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As shown in [Table 2], patients in the three treatment groups were not significantly different with respect to baseline sociodemographic details and illness characteristics. However, there was a significant difference across 3 group with respect to education (P = 0.03); patients in the yoga alone group had higher education levels than those in the other two.
Table 2: Comparison of the three treatment groups across demographic, illness, serum brain-derived neurotrophic factor characteristics

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Baseline comparison between three treatment groups were not significantly different with respect to neurocognitive test characteristics, except on digit span backward (P = 0.03), where the medication-alone group performed poorly.

As shown in [Table 3], there was a significant improvement in performance on most neuropsychological tests at follow-up. However, significant changes were observed more in the yoga-alone and yoga with antidepressant medication group in comparison with medication group alone. Further, the performance of controls and patients at follow-up on neuropsychological tests did not show any significant differences between patients and controls with respect to performance in most of the neuropsychological tests. Patients scored similarly to healthy controls on most of the neuropsychological tests except trail making error "A" (P = 0.01), and Rey Auditory Verbal Learning Test total score (P = 0.02).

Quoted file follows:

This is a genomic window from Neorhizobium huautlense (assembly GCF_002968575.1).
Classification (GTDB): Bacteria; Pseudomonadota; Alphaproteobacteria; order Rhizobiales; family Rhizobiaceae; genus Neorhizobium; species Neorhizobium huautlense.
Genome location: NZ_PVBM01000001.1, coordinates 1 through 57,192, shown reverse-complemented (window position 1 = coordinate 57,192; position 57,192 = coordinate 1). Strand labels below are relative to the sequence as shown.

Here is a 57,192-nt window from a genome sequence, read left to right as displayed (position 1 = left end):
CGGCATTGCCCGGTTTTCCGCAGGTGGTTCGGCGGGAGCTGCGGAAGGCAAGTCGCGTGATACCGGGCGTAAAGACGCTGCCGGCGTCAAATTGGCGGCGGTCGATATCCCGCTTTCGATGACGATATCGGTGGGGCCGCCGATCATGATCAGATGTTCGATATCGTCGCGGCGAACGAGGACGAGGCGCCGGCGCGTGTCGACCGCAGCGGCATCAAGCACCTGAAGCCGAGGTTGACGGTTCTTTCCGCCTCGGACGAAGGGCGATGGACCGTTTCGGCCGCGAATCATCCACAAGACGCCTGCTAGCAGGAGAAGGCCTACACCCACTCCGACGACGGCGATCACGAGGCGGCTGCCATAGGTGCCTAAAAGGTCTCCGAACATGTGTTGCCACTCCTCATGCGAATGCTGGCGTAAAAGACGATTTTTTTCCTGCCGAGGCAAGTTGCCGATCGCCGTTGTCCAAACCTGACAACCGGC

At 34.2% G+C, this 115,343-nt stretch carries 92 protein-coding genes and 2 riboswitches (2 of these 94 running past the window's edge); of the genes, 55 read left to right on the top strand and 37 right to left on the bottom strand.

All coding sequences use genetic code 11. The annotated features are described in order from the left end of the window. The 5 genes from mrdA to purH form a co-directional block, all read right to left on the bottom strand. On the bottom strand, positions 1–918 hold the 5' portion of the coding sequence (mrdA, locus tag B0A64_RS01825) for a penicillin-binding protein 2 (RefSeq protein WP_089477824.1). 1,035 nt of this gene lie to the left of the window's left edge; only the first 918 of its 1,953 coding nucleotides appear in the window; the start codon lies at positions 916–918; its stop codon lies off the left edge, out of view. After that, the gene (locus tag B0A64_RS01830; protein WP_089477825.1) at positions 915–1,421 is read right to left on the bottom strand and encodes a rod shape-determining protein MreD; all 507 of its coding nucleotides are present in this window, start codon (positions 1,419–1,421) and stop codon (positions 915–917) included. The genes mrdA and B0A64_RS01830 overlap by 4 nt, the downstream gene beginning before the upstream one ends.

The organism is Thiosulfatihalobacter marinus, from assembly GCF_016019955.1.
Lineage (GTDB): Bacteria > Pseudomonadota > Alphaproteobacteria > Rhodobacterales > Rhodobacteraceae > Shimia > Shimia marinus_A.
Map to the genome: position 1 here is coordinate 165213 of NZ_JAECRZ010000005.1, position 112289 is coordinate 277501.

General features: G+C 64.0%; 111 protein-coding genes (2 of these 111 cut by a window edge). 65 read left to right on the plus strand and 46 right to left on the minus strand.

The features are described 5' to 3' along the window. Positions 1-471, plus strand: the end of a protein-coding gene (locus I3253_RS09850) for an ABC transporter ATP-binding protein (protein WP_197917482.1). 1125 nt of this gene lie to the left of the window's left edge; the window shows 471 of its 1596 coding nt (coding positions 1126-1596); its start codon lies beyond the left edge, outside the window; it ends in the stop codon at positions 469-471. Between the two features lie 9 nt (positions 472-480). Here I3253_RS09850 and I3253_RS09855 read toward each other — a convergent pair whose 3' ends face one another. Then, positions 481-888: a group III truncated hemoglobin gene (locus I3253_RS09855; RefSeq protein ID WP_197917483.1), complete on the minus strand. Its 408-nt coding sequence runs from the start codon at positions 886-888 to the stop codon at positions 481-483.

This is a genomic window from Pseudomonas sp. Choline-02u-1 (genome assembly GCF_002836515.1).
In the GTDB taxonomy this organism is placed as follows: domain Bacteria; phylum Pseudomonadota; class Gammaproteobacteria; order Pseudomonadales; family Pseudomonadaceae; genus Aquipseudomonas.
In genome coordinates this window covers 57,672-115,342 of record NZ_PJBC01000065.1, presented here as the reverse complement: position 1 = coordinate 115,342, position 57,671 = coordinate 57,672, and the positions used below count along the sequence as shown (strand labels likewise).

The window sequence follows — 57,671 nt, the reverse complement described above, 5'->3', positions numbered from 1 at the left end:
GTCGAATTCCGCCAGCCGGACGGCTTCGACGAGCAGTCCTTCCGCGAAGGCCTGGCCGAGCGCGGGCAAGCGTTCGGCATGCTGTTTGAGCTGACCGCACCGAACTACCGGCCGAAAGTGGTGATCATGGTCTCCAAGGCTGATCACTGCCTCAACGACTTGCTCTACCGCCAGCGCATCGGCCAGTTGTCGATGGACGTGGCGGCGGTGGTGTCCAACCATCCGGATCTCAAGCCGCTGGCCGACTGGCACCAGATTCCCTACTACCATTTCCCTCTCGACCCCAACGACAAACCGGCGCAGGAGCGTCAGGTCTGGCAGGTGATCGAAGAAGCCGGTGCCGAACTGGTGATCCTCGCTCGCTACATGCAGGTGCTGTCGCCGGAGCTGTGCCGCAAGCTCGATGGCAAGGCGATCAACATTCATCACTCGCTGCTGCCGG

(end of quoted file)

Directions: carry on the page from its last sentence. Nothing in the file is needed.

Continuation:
Table 3: Baseline and 12 weeks comparison of neuropsychological functions in patients with depression and comparison of these changes in all patients at follow-up and controls

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As reported in the previous publication,[23] there was a significant increase in serum BDNF level from baseline to 3-month follow-up in patients. Mean (standard deviation) serum BDNF level of patients at follow-up (21.36 [6.53] ng/ml) was comparable to that of controls (23.58 [6.81] ng/ml; t = 1.09; P = 0.28). In addition, the correlation coefficients were in the expected direction: the higher the increase in serum BDNF, the better was the test performance. However, they were statistically nonsignificant except in one case: there was a significant negative correlation between increase in BDNF levels and reduction in TMT "A" duration, in the Yoga-alone group [Figure 1]; P = 0.009; r = −0.647].